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STRESS AND SLEEP
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The body has a “clock” called the circadian rhythms. People with normal circadian rhythms are synchronized with the cycle of the sun. They are most alert during the morning and afternoon and tend to feel sleepy and drowsy toward evening. They experience the need for sleep at night when it is dark.
Circadian rhythms are controlled by a structure in the brain called the hypothalamus. These nerve cells are responsible for “keeping time” based on the amount of light stimulation. So, without artificial light interference, the circadian rhythms are set to follow the 24-hour cycle of the sun.
When we close our eyes to go to sleep, our brainwave patterns change. In humans, there are five stages of sleep that can be identified by brainwave patterns (EEG). Stage 1 is when the person gets in bed and closes the eyes. Brainwave patterns begin to slow. Alpha brainwaves are prominent (8 to 12 cycles per second). As time goes by, the sleep period begins. During Stage 2 sleep, brainwave patterns slow even more. Theta brainwaves (3 to 7cps) are the hallmark of Stage 2 sleep. Stage 3 sleep is an even deeper level of sleep. Paradoxically, brainwave patterns increase at times with the presence of sleep spindles. Sleep spindles are bursts of brainwave activity (12 to 14 cps) that last less than one second each. Stage 4 sleep is even deeper. Delta brainwaves (1/2 to 2 cps) are present at this stage. The deepest stage of sleep is called rapid-eye-movement or REM sleep. Although REM sleep is the deepest level of sleep, the brainwave profile is similar to the waking brainwave profile. This stage is where the total relaxation of the skeletal muscles occurs. The parasympathetic nervous system’s relaxation response is at its peak. Major body muscles become virtually paralyzed. Vivid dreams are associated with REM sleep. In summary, sleep increases and decreases in depth and periods of REM sleep get longer as the night progresses.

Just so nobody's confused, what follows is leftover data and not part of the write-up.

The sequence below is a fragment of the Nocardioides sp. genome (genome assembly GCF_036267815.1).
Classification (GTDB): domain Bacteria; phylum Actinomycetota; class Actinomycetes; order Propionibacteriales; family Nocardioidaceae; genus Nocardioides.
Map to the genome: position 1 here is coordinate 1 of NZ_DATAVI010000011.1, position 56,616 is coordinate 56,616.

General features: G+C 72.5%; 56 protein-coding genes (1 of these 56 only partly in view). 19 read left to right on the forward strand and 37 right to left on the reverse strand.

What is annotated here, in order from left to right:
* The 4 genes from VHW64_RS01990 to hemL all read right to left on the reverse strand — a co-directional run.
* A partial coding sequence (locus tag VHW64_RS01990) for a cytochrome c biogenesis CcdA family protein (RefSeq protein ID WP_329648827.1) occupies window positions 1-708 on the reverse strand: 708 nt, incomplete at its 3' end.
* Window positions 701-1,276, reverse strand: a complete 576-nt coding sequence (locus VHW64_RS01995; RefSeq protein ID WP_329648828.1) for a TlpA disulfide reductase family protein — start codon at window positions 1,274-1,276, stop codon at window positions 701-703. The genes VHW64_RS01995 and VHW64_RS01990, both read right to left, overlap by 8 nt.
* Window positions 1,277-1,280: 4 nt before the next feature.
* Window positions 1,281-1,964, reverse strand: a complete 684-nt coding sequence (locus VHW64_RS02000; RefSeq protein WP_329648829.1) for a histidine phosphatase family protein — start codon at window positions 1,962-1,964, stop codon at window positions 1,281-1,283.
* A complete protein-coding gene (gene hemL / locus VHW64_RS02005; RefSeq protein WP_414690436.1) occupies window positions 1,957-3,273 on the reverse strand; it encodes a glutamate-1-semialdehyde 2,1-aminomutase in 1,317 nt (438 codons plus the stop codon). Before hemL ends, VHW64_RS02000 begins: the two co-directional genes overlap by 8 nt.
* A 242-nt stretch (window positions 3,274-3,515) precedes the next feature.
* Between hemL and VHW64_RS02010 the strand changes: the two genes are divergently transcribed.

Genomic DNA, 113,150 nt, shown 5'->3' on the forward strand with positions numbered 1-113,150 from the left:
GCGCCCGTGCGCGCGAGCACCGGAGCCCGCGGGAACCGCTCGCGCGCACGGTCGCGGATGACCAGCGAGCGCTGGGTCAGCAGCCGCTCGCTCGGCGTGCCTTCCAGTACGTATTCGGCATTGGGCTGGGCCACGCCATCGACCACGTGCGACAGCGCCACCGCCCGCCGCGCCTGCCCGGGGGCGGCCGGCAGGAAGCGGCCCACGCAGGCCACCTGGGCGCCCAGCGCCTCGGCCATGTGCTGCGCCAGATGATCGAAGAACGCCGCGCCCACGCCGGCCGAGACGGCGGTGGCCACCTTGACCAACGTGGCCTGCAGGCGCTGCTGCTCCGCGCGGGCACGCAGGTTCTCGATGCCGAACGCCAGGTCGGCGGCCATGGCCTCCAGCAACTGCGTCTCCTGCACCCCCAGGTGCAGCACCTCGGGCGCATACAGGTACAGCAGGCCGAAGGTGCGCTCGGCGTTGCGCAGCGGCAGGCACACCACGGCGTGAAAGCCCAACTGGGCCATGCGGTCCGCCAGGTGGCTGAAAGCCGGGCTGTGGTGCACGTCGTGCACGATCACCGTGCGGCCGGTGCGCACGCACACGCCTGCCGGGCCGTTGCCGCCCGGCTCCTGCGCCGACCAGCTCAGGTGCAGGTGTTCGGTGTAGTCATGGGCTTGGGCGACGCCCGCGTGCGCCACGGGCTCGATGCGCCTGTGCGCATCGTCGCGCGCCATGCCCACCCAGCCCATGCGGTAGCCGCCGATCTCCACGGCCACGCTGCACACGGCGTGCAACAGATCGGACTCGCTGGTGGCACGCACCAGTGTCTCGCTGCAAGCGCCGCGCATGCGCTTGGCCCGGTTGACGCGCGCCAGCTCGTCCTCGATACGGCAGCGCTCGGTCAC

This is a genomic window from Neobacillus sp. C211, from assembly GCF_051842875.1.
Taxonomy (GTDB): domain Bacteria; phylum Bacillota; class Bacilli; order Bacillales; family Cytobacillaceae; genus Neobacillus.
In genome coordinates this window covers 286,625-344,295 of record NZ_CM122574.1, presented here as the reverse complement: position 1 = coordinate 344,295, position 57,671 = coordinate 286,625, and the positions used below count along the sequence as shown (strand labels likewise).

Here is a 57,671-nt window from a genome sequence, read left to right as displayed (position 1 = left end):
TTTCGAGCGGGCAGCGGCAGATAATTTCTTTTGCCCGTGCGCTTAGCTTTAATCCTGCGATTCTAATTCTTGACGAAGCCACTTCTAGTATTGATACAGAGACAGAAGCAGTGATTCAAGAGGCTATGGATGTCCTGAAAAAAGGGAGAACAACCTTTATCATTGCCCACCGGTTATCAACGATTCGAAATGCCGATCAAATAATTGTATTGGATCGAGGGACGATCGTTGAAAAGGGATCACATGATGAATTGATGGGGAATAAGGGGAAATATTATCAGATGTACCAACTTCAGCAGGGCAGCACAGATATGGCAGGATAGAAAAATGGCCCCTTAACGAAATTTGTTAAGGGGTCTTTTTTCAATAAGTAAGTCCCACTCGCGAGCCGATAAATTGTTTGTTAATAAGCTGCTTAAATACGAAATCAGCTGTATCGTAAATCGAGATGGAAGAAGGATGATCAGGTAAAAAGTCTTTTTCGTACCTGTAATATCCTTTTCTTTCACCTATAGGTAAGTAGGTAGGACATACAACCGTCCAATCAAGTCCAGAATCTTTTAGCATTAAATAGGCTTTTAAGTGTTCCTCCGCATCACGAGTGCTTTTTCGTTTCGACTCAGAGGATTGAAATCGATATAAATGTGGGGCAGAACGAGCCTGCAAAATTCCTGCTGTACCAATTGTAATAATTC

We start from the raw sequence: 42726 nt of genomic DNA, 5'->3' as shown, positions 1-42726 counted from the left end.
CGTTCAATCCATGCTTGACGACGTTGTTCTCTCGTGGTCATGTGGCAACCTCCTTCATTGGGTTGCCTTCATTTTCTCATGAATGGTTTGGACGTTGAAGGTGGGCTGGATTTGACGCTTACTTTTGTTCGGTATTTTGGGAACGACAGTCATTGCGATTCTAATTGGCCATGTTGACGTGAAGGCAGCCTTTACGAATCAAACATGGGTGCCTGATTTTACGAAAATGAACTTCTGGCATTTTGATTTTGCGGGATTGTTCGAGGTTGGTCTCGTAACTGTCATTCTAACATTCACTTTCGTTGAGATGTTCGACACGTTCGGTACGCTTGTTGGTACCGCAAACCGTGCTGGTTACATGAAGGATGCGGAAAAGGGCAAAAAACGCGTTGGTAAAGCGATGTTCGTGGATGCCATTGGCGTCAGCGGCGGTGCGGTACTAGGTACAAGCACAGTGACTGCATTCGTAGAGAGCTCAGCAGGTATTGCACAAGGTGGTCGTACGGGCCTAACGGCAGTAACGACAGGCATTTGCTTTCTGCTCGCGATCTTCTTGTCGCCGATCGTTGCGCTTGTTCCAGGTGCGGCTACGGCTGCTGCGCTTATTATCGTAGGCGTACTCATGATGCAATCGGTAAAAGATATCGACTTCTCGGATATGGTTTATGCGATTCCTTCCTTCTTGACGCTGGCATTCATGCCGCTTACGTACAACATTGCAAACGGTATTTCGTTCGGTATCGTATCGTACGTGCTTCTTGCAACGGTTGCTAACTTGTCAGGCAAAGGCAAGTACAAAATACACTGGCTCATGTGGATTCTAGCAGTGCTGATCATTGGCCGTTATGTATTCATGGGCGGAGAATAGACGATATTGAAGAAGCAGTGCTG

Neurofeedback teaches how to consciously regulate unconscious bodily functions. We can learn to have conscious control over the brainwaves that we would like to either increase or decrease. Relaxation techniques coupled with neurofeedback can help reduce and/or eliminate sleep problems. Brainwaves are electronically monitored, recorded, and analyzed by a computer. The computer software processes the signal and provides visual and auditory feedback in the form of a video game. “Playing” the video game by regulating brainwaves, the person learns to decrease maladaptive brainwave patterns while increasing adaptive frequencies. Gradually, the brain responds to the feedback by learning new brainwave patterns. The brain can be “taught” to slow down, relax, and let go, which is often a problem with sleep disorders. The brain is incredibly adaptable and capable of learning. It can learn to improve its own performance when it is given feedback about what to change. Neurofeedback can help a person learn how to produce slower brainwave activity that sets the stage for sleep (e.g., Alpha, Theta). It is a safe, effective, non-invasive procedure that has been useful to many.
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